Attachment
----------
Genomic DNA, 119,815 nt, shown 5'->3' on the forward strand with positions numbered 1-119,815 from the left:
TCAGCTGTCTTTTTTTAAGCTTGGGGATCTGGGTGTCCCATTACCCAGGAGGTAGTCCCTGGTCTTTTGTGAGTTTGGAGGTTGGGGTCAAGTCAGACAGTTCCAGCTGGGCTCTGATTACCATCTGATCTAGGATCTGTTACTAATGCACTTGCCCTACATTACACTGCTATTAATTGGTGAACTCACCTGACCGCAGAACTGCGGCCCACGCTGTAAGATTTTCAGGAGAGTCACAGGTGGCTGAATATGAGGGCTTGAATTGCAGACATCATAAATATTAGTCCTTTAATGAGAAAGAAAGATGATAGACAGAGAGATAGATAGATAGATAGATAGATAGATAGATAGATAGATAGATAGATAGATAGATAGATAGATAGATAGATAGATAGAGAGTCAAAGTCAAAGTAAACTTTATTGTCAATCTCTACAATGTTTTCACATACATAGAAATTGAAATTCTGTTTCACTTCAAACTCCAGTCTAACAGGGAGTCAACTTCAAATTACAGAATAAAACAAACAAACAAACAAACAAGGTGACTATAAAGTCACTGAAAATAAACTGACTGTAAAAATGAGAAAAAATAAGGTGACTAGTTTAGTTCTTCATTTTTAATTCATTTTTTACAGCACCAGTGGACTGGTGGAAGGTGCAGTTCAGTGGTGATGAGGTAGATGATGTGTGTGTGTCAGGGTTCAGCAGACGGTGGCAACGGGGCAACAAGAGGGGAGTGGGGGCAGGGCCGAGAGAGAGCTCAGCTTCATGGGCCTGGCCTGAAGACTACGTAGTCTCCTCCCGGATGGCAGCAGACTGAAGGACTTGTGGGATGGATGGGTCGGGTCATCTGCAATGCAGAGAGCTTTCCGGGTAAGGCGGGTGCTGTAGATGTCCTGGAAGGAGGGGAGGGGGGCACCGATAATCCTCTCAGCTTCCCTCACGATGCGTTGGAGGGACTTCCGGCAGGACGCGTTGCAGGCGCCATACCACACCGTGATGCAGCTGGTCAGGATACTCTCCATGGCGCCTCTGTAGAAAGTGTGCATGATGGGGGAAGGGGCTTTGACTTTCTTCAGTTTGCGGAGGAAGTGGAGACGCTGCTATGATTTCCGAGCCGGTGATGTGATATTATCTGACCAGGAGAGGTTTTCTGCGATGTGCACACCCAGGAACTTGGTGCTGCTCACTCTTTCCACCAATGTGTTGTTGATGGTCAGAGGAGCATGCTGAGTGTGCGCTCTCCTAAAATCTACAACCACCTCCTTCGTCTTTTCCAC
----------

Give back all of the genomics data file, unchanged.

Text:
Genomic DNA, 119,815 nt, shown 5'->3' on the forward strand with positions numbered 1-119,815 from the left:
TCAGCTGTCTTTTTTTAAGCTTGGGGATCTGGGTGTCCCATTACCCAGGAGGTAGTCCCTGGTCTTTTGTGAGTTTGGAGGTTGGGGTCAAGTCAGACAGTTCCAGCTGGGCTCTGATTACCATCTGATCTAGGATCTGTTACTAATGCACTTGCCCTACATTACACTGCTATTAATTGGTGAACTCACCTGACCGCAGAACTGCGGCCCACGCTGTAAGATTTTCAGGAGAGTCACAGGTGGCTGAATATGAGGGCTTGAATTGCAGACATCATAAATATTAGTCCTTTAATGAGAAAGAAAGATGATAGACAGAGAGATAGATAGATAGATAGATAGATAGATAGATAGATAGATAGATAGATAGATAGATAGATAGATAGATAGATAGATAGAGAGTCAAAGTCAAAGTAAACTTTATTGTCAATCTCTACAATGTTTTCACATACATAGAAATTGAAATTCTGTTTCACTTCAAACTCCAGTCTAACAGGGAGTCAACTTCAAATTACAGAATAAAACAAACAAACAAACAAACAAGGTGACTATAAAGTCACTGAAAATAAACTGACTGTAAAAATGAGAAAAAATAAGGTGACTAGTTTAGTTCTTCATTTTTAATTCATTTTTTACAGCACCAGTGGACTGGTGGAAGGTGCAGTTCAGTGGTGATGAGGTAGATGATGTGTGTGTGTCAGGGTTCAGCAGACGGTGGCAACGGGGCAACAAGAGGGGAGTGGGGGCAGGGCCGAGAGAGAGCTCAGCTTCATGGGCCTGGCCTGAAGACTACGTAGTCTCCTCCCGGATGGCAGCAGACTGAAGGACTTGTGGGATGGATGGGTCGGGTCATCTGCAATGCAGAGAGCTTTCCGGGTAAGGCGGGTGCTGTAGATGTCCTGGAAGGAGGGGAGGGGGGCACCGATAATCCTCTCAGCTTCCCTCACGATGCGTTGGAGGGACTTCCGGCAGGACGCGTTGCAGGCGCCATACCACACCGTGATGCAGCTGGTCAGGATACTCTCCATGGCGCCTCTGTAGAAAGTGTGCATGATGGGGGAAGGGGCTTTGACTTTCTTCAGTTTGCGGAGGAAGTGGAGACGCTGCTATGATTTCCGAGCCGGTGATGTGATATTATCTGACCAGGAGAGGTTTTCTGCGATGTGCACACCCAGGAACTTGGTGCTGCTCACTCTTTCCACCAATGTGTTGTTGATGGTCAGAGGAGCATGCTGAGTGTGCGCTCTCCTAAAATCTACAACCACCTCCTTCGTCTTTTCCAC